Capitation is more natural to servitude ; taxation on merchandise is more natural to liberty, because it is less directly related to the person.
It is in the nature of a despotic government for the prince not to give money to his militia or to the men of his court, but to distribute lands to them, and consequently little tribute is levied. Now if the prince gives money, the most natural tribute he can levy is a capitation ; this tribute can only be very low. For since there cannot be various classes of taxpayers because of the abuses which would result, given the injustice and the violence of the government, it must necessarily be set at the rate which the most impoverished can pay.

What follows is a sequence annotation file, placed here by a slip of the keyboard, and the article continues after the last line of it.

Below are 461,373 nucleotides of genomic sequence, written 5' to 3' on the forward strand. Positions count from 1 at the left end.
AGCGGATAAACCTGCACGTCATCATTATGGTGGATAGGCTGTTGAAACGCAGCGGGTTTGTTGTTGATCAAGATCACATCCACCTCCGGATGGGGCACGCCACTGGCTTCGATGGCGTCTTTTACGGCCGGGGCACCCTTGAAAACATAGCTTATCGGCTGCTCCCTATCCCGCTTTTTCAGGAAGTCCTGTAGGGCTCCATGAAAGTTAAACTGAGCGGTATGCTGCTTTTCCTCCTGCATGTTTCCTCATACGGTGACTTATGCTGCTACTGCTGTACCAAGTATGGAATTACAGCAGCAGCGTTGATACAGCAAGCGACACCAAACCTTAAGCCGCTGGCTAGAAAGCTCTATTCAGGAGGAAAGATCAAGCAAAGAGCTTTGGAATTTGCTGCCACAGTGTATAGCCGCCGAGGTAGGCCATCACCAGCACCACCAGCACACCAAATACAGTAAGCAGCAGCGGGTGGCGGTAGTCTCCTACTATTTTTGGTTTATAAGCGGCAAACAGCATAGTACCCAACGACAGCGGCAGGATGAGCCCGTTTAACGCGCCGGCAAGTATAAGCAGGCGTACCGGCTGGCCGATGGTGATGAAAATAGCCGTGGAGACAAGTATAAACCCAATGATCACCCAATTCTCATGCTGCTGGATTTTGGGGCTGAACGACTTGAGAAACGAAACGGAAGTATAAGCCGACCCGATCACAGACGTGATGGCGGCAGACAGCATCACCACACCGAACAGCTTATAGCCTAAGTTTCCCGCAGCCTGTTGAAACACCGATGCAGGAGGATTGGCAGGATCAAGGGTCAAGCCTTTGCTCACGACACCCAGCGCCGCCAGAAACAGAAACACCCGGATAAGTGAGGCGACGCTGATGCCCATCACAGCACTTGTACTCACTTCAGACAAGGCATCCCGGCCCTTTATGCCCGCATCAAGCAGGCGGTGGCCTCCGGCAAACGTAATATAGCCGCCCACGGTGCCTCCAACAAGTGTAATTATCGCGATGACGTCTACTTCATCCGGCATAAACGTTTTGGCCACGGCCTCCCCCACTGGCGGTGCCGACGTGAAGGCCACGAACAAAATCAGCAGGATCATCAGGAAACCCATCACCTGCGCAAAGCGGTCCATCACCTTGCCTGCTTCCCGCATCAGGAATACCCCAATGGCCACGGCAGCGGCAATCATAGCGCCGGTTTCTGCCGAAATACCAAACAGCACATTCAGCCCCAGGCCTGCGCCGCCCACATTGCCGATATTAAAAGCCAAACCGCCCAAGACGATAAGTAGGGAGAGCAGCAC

The tribute natural to the moderated government is a tax on merchandise. This tax, being paid in reality by the buyer although the merchant advances it, is a loan which the merchant has made in advance to the buyer : thus the dealer must be considered both the general debtor of the state and the creditor of all the individuals. He advances to the state the duty which the buyer will pay him some day, and he has paid for the buyer the duty he has paid on the merchandise. We see then that the more moderated the government is, the more the spirit of liberty reigns, and the more security there is for fortunes, the easier it is for the merchant to advance considerable duties to the state and lend them to individuals. In England, a merchant in reality lends to the state fifty or sixty pounds sterling for each cask of wine he receives. Who is the merchant who would dare do something like this in a country governed like Turkey ? And even if he dared, how could he do it, with a dubious, uncertain, or ruined fortune ?